October 30, 2008
EDWIN RICHARDSON, APPELLANT,
NEW JERSEY STATE PAROLE BOARD, RESPONDENT.
On appeal from a Final Decision of the New Jersey State Parole Board.
NOT FOR PUBLICATION WITHOUT THE APPROVAL OF THE APPELLATE DIVISION
Submitted October 8, 2008
Before Judges Cuff and Baxter.
Edwin Richardson appeals from a May 24, 2007 decision of the State Parole Board (Board) that denied him parole and established a sixty-month future eligibility term (FET). We affirm.
On May 24, 1976, Richardson entered a plea of non vult to murder, and was sentenced to a term of life imprisonment. He became eligible for parole on October 5, 2006.*fn1 On September 28, 2006, a two-member Board panel conducted Richardson's hearing, denied parole, and referred the matter to a three-member panel which, on December 13, 2006, established a sixty-month FET.
Each of the two panels concluded that "a substantial likelihood exists that [Richardson] would commit a new crime if released on parole at this time." That determination was based upon the following factors: "nature of criminal record increasingly more serious"; "institutional infractions [were] serious in nature" and resulted in loss of commutation time, confinement in detention and administrative segregation; insufficient problem resolution; and Richardson's tendency to minimize his responsibility for the murder in question. The panel also concluded Richardson's claim that he had changed and had achieved "mental maturity" was belied by the tenor of Richardson's remarks during the hearing.
After the two-member panel recommended the denial of parole, the Board afforded Richardson the opportunity to present a letter of mitigation. None was ever received. Ultimately, the three-member panel recommended the sixty-month FET that we have described. On January 29, 2007, Richardson filed an appeal of both decisions to the full Board, which on May 24, 2007 affirmed the denial of parole and the establishment of the sixty-month FET.
On appeal, Richardson maintains: 1) the Board erred when it failed to view his parole request indulgently because by pleading non vult, he had spared the State the inconvenience and risk of trial; 2) the integrity of the record of the hearing has been compromised because Richardson's copies of exhibits the Board considered do not correspond to each other; 3) the Board violated N.J.S.A. 30:4-123.52(c) by failing to advise him of any change in parole eligibility; and 4) the Board's decision was flawed because it did not consider any new information, in violation of N.J.S.A. 30:4-123.56(c).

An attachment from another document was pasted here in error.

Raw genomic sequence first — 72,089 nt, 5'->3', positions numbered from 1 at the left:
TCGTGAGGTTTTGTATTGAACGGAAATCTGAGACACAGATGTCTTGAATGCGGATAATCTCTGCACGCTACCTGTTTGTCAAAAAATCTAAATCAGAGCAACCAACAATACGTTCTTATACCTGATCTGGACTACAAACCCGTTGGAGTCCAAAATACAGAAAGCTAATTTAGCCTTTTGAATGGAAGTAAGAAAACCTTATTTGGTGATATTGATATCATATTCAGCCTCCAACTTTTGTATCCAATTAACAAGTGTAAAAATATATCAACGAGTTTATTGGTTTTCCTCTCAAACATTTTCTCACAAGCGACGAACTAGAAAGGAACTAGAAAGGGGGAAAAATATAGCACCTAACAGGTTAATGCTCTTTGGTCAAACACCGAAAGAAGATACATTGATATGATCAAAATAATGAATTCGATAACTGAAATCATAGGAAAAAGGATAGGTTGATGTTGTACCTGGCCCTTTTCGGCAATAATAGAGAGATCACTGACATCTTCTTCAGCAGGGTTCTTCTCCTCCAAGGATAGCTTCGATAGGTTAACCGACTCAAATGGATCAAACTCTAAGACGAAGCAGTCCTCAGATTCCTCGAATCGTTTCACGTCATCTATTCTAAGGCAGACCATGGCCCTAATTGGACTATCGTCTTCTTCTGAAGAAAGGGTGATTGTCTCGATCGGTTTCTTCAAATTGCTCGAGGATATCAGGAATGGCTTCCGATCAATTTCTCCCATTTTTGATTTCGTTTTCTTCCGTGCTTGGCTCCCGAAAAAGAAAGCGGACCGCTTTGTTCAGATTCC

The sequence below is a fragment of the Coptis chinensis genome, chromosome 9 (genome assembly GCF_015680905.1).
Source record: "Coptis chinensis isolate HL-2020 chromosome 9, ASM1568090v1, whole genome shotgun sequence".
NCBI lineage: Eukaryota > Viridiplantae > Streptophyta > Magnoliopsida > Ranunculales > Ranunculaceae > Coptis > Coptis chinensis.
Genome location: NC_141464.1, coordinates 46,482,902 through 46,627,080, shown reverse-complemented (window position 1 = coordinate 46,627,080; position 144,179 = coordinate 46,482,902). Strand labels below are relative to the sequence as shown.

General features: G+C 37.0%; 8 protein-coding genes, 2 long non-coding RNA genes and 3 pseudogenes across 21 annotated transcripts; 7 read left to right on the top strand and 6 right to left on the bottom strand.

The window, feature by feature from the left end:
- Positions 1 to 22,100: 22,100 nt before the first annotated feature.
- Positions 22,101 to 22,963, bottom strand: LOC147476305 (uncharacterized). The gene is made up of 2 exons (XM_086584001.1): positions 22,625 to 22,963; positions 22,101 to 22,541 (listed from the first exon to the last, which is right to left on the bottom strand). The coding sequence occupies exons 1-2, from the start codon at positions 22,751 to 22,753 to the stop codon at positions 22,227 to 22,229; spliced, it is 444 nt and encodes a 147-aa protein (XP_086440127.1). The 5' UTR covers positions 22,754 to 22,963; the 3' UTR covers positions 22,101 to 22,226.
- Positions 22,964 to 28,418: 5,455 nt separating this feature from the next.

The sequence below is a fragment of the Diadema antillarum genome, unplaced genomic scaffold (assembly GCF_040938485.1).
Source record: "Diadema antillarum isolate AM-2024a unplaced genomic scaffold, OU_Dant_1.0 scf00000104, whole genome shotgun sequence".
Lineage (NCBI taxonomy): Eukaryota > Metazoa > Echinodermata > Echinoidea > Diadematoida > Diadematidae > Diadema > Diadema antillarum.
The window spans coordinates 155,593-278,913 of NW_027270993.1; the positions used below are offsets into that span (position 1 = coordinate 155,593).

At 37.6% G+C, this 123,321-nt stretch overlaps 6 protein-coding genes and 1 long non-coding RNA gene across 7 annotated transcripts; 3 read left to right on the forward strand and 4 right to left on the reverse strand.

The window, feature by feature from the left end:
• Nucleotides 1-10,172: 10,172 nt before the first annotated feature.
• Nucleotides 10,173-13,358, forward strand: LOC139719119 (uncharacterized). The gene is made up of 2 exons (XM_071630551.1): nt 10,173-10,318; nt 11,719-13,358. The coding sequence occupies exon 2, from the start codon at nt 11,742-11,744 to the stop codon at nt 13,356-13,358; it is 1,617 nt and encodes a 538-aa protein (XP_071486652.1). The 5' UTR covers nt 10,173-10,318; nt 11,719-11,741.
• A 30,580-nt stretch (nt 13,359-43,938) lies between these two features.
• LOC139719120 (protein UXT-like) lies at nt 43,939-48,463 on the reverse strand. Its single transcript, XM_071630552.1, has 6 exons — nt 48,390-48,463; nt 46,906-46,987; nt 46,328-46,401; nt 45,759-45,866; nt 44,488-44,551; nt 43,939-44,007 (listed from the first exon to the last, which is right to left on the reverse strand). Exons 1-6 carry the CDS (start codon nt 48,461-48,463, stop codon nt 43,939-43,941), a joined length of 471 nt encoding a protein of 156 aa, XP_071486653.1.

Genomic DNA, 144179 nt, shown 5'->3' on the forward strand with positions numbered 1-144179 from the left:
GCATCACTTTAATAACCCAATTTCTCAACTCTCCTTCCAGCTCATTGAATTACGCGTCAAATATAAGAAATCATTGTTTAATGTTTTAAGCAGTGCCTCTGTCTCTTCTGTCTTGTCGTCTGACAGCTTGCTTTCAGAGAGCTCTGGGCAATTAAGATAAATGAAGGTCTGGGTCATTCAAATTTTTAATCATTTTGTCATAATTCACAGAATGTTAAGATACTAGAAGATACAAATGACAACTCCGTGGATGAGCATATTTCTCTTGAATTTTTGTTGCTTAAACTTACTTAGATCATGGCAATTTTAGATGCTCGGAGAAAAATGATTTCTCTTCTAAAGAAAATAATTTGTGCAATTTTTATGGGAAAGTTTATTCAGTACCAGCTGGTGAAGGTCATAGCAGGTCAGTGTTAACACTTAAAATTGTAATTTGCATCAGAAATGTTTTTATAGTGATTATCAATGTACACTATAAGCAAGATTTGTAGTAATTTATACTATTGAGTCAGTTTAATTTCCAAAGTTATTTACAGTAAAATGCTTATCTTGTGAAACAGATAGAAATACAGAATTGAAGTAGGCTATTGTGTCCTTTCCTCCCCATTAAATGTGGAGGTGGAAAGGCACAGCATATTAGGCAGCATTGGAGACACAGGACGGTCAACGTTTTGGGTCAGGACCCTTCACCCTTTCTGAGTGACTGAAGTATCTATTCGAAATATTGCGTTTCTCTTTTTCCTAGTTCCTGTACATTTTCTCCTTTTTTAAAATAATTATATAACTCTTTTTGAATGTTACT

Our scope of review is a narrow one, and we review Richardson's contentions in accordance with that standard. We must affirm unless the Board's decision was arbitrary, unreasonable, unsupported by credible evidence in the record or contrary to law. Trantino v. N.J. State Parole Bd., 166 N.J. 113, 172 (2001) (Trantino VI). As the Court observed, we review the Board's determination that "'there is a substantial likelihood that an inmate will commit another crime if released.'" Ibid. (quoting Trantino v. N.J. State Parole Bd., 154 N.J. 19, 24 (1998) (Trantino IV) (citation omitted)). Accordingly, a reviewing court is obligated to "'determine whether [that] factual finding could reasonably have been reached on sufficient credible evidence in the whole record.'" Id. at 24. (quoting State Parole Bd. v. Cestari, 224 N.J. Super. 534, 547 (App. Div.), certif. denied, 111 N.J. 649 (1988)). The Board "'has broad but not unlimited discretionary powers,' and its determinations 'are always judicially reviewable for arbitrariness.'" Trantino VI, supra, 166 N.J. at 173 (quoting Monks v. N.J. State Parole Bd., 58 N.J. 238, 242 (1971)).